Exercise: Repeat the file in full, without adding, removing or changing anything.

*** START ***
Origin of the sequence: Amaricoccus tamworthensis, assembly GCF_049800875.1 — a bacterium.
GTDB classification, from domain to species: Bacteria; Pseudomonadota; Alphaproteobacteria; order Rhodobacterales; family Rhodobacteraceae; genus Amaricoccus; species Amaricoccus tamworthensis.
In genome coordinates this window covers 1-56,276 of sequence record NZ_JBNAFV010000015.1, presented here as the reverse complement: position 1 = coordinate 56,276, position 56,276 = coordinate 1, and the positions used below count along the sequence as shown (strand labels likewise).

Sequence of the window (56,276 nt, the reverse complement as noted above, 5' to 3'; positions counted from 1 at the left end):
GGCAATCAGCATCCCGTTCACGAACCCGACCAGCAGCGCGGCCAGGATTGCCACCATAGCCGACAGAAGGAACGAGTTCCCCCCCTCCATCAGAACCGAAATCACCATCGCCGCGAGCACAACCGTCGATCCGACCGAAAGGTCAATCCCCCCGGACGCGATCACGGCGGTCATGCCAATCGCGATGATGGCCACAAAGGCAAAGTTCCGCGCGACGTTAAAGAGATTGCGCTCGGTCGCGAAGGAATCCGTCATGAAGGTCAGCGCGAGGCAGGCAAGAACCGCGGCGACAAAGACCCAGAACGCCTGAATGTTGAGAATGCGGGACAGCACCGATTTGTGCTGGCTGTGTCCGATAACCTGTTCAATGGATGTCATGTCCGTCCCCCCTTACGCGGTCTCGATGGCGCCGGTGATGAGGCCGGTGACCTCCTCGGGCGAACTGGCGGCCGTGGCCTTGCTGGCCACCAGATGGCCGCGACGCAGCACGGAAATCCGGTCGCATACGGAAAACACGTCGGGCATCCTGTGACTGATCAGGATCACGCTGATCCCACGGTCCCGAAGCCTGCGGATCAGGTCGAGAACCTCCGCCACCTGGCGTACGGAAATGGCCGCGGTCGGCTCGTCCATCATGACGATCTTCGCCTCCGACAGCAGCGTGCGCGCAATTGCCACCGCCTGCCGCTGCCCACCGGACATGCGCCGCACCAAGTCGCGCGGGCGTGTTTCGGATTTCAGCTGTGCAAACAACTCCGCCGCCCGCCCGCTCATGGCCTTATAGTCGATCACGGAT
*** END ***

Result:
Origin of the sequence: Amaricoccus tamworthensis, assembly GCF_049800875.1 — a bacterium.
GTDB classification, from domain to species: Bacteria; Pseudomonadota; Alphaproteobacteria; order Rhodobacterales; family Rhodobacteraceae; genus Amaricoccus; species Amaricoccus tamworthensis.
In genome coordinates this window covers 1-56,276 of sequence record NZ_JBNAFV010000015.1, presented here as the reverse complement: position 1 = coordinate 56,276, position 56,276 = coordinate 1, and the positions used below count along the sequence as shown (strand labels likewise).

Sequence of the window (56,276 nt, the reverse complement as noted above, 5' to 3'; positions counted from 1 at the left end):
GGCAATCAGCATCCCGTTCACGAACCCGACCAGCAGCGCGGCCAGGATTGCCACCATAGCCGACAGAAGGAACGAGTTCCCCCCCTCCATCAGAACCGAAATCACCATCGCCGCGAGCACAACCGTCGATCCGACCGAAAGGTCAATCCCCCCGGACGCGATCACGGCGGTCATGCCAATCGCGATGATGGCCACAAAGGCAAAGTTCCGCGCGACGTTAAAGAGATTGCGCTCGGTCGCGAAGGAATCCGTCATGAAGGTCAGCGCGAGGCAGGCAAGAACCGCGGCGACAAAGACCCAGAACGCCTGAATGTTGAGAATGCGGGACAGCACCGATTTGTGCTGGCTGTGTCCGATAACCTGTTCAATGGATGTCATGTCCGTCCCCCCTTACGCGGTCTCGATGGCGCCGGTGATGAGGCCGGTGACCTCCTCGGGCGAACTGGCGGCCGTGGCCTTGCTGGCCACCAGATGGCCGCGACGCAGCACGGAAATCCGGTCGCATACGGAAAACACGTCGGGCATCCTGTGACTGATCAGGATCACGCTGATCCCACGGTCCCGAAGCCTGCGGATCAGGTCGAGAACCTCCGCCACCTGGCGTACGGAAATGGCCGCGGTCGGCTCGTCCATCATGACGATCTTCGCCTCCGACAGCAGCGTGCGCGCAATTGCCACCGCCTGCCGCTGCCCACCGGACATGCGCCGCACCAAGTCGCGCGGGCGTGTTTCGGATTTCAGCTGTGCAAACAACTCCGCCGCCCGCCCGCTCATGGCCTTATAGTCGATCACGGAT